Obama: If I were Anthony Weiner, "I would resign"

Rep. Anthony Weiner, D-N.Y., is surrounded by reporters as he arrives at his house in Queens, New York, June 9, 2011. Weiner admitted that he had Tweeted sexually charged messages and photos to at least six women and lied about it.
AP Photo/Mary Altaffer
AP Photo/Mary Altaffer

President Obama said in an interview Monday that if he were Democratic Rep. Anthony Weiner of New York, who has acknowledged sending lewd photographs to women over the Internet, he would resign his seat in Congress.

"Well, obviously what he did was highly inappropriate," the president told NBC News in Durham, North Carolina, according to a transcript released by the network. "I think he's embarrassed himself, he's acknowledged that, he's embarrassed his wife and his family. Ultimately there's going to be a decision for him and his constituents. I can tell you that if it was me, I would resign."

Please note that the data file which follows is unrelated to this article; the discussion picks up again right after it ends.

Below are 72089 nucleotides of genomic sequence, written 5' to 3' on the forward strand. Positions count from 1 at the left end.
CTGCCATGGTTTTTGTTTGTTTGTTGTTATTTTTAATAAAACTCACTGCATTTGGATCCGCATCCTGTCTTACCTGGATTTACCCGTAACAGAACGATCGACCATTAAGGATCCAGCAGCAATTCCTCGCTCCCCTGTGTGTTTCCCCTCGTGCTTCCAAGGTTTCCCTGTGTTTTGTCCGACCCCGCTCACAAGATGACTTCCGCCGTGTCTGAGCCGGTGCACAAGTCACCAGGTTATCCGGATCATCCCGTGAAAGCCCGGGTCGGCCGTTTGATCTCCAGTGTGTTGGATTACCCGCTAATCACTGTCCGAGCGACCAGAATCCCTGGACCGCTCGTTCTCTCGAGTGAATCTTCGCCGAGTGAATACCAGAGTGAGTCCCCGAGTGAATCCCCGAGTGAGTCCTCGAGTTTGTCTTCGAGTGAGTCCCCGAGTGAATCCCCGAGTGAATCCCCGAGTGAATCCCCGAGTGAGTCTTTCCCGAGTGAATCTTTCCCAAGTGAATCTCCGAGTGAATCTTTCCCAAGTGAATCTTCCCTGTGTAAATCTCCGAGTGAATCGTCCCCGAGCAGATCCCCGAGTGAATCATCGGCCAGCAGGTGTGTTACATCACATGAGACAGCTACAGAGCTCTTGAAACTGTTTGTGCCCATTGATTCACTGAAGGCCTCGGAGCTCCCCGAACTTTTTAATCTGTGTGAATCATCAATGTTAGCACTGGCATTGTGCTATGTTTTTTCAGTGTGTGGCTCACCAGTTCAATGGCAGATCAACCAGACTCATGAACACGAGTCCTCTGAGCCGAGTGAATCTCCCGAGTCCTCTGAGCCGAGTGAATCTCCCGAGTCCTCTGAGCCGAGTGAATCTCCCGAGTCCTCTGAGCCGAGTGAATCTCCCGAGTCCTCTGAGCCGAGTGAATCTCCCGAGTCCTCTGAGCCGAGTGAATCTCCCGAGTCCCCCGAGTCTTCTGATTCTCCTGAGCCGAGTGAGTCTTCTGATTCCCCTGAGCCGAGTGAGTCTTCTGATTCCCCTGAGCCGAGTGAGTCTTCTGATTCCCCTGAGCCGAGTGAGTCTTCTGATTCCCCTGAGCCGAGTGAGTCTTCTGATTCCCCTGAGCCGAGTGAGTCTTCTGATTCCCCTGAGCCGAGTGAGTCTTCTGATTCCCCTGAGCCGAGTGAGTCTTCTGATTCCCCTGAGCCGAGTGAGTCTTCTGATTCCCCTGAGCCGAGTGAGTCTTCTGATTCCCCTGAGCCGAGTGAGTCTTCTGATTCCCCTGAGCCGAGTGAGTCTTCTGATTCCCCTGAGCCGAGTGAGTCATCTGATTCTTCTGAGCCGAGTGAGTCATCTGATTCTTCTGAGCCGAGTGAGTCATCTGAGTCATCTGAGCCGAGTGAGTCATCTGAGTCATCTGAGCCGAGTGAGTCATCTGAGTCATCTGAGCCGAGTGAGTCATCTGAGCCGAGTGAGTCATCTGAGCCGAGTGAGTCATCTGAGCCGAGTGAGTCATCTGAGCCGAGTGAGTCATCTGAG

"Because public service is exactly that, it's a service to the public," Mr. Obama continued in the interview. "And when you get to the point where, because of various personal distractions, you can't serve as effectively as you need to at the time when people are worrying about jobs and their mortgages and paying the bills, then you should probably step back."

House Democratic leader Nancy Pelosi and other top Democrats have called on Weiner to step down, but Weiner has thus far refused to do so. He says he is currently seeking "professional treatment to focus on becoming a better husband and healthier person" and is on a leave of absence.

Earlier Monday, White House Press Secretary Jay Carney called the situation"a distraction from important business" but stopped short of calling for Weiner's resignation.

He said Weiner's indiscretions were not Mr. Obama's top concern.

"The president is focused on his job which is getting this economy continuing to grow, creating jobs and ensuring the safety and security of the American people," said Carney.